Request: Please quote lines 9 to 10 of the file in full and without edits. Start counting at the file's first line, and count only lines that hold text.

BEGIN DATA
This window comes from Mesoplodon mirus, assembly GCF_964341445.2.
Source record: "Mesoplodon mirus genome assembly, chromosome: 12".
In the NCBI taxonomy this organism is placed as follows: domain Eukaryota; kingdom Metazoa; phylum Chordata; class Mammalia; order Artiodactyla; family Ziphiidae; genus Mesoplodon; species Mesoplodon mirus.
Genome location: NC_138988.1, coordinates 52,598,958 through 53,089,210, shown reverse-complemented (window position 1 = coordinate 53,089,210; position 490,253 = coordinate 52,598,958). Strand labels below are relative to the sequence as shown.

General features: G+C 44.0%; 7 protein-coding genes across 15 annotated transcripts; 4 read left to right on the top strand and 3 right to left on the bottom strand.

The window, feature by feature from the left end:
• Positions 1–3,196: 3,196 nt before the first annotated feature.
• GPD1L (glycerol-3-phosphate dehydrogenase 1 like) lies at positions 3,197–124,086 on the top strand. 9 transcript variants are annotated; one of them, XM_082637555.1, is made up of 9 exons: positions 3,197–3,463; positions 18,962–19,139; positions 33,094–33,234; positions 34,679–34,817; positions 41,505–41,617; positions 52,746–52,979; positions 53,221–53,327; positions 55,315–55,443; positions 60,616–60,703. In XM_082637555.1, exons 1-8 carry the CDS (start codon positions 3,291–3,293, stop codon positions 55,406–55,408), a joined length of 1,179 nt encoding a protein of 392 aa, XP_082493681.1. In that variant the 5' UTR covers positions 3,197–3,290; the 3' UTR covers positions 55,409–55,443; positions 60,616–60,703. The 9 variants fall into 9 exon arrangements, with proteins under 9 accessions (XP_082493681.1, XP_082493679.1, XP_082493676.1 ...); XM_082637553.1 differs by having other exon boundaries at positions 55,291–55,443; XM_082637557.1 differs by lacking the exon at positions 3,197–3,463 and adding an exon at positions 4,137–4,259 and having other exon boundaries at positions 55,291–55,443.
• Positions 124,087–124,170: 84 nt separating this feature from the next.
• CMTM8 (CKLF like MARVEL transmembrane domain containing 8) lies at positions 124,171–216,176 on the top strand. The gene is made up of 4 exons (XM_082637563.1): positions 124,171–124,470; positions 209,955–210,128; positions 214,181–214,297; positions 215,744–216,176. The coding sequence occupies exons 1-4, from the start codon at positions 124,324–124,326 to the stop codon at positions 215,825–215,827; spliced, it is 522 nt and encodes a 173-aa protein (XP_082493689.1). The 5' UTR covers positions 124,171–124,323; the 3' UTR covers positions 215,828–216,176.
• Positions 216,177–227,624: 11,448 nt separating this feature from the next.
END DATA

• Positions 124,087–124,170: 84 nt separating this feature from the next.
• CMTM8 (CKLF like MARVEL transmembrane domain containing 8) lies at positions 124,171–216,176 on the top strand. The gene is made up of 4 exons (XM_082637563.1): positions 124,171–124,470; positions 209,955–210,128; positions 214,181–214,297; positions 215,744–216,176. The coding sequence occupies exons 1-4, from the start codon at positions 124,324–124,326 to the stop codon at positions 215,825–215,827; spliced, it is 522 nt and encodes a 173-aa protein (XP_082493689.1). The 5' UTR covers positions 124,171–124,323; the 3' UTR covers positions 215,828–216,176.